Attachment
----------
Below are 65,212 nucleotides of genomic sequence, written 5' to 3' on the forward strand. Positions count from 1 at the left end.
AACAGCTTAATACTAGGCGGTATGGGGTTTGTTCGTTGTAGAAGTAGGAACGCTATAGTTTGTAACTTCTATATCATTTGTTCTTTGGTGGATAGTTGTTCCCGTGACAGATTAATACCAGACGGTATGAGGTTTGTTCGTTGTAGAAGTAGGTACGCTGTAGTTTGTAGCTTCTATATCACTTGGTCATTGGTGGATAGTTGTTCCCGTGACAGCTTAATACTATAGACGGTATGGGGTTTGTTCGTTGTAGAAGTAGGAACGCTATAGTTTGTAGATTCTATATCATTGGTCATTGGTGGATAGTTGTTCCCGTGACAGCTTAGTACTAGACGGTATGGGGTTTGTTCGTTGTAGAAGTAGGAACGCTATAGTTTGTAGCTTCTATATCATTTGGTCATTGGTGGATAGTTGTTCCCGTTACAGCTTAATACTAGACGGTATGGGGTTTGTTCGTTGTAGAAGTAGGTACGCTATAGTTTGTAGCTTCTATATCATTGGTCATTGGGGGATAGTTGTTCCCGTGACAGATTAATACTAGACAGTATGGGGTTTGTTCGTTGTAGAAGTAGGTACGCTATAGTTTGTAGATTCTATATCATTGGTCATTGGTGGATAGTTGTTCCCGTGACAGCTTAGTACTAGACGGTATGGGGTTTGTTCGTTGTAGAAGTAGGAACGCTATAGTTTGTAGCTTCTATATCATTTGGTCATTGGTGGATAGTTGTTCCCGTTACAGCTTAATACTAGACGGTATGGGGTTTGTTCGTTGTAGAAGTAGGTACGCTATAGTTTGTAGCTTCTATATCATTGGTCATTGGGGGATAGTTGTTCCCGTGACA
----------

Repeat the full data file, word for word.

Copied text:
Below are 65,212 nucleotides of genomic sequence, written 5' to 3' on the forward strand. Positions count from 1 at the left end.
AACAGCTTAATACTAGGCGGTATGGGGTTTGTTCGTTGTAGAAGTAGGAACGCTATAGTTTGTAACTTCTATATCATTTGTTCTTTGGTGGATAGTTGTTCCCGTGACAGATTAATACCAGACGGTATGAGGTTTGTTCGTTGTAGAAGTAGGTACGCTGTAGTTTGTAGCTTCTATATCACTTGGTCATTGGTGGATAGTTGTTCCCGTGACAGCTTAATACTATAGACGGTATGGGGTTTGTTCGTTGTAGAAGTAGGAACGCTATAGTTTGTAGATTCTATATCATTGGTCATTGGTGGATAGTTGTTCCCGTGACAGCTTAGTACTAGACGGTATGGGGTTTGTTCGTTGTAGAAGTAGGAACGCTATAGTTTGTAGCTTCTATATCATTTGGTCATTGGTGGATAGTTGTTCCCGTTACAGCTTAATACTAGACGGTATGGGGTTTGTTCGTTGTAGAAGTAGGTACGCTATAGTTTGTAGCTTCTATATCATTGGTCATTGGGGGATAGTTGTTCCCGTGACAGATTAATACTAGACAGTATGGGGTTTGTTCGTTGTAGAAGTAGGTACGCTATAGTTTGTAGATTCTATATCATTGGTCATTGGTGGATAGTTGTTCCCGTGACAGCTTAGTACTAGACGGTATGGGGTTTGTTCGTTGTAGAAGTAGGAACGCTATAGTTTGTAGCTTCTATATCATTTGGTCATTGGTGGATAGTTGTTCCCGTTACAGCTTAATACTAGACGGTATGGGGTTTGTTCGTTGTAGAAGTAGGTACGCTATAGTTTGTAGCTTCTATATCATTGGTCATTGGGGGATAGTTGTTCCCGTGACA